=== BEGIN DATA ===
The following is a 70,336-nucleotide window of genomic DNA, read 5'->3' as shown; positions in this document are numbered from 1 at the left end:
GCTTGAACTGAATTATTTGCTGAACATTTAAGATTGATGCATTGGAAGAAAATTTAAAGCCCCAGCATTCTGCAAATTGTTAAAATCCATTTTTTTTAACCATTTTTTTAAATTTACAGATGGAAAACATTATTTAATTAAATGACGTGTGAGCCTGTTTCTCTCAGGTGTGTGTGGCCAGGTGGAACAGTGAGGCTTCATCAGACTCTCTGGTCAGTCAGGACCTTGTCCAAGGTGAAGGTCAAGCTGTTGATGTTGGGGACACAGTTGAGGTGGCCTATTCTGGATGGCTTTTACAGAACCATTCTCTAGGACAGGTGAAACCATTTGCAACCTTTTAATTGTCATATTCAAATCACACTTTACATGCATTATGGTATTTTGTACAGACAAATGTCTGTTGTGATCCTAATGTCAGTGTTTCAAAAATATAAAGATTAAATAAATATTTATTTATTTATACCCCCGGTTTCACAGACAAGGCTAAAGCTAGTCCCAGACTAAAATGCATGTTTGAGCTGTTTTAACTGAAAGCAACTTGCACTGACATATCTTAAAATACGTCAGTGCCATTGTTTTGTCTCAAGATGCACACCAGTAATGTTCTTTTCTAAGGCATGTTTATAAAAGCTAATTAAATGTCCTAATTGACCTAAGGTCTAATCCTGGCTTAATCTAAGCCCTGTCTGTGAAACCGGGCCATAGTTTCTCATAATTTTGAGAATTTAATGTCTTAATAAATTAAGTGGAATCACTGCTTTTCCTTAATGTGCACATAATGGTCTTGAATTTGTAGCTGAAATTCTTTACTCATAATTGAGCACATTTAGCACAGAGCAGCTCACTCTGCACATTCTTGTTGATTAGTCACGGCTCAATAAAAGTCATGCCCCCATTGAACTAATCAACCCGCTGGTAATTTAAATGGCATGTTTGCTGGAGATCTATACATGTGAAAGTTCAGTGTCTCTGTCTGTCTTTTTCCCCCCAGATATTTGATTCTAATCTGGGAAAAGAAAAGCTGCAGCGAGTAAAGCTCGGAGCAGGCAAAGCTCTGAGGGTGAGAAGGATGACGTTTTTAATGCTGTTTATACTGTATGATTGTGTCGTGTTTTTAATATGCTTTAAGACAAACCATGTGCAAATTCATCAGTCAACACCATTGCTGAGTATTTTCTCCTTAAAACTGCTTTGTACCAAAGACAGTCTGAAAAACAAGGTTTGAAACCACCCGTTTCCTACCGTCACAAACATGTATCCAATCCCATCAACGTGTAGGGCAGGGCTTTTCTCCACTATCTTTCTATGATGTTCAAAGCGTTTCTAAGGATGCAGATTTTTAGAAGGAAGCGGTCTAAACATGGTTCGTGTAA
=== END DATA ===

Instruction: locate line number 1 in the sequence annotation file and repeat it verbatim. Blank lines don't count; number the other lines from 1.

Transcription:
The following is a 70,336-nucleotide window of genomic DNA, read 5'->3' as shown; positions in this document are numbered from 1 at the left end: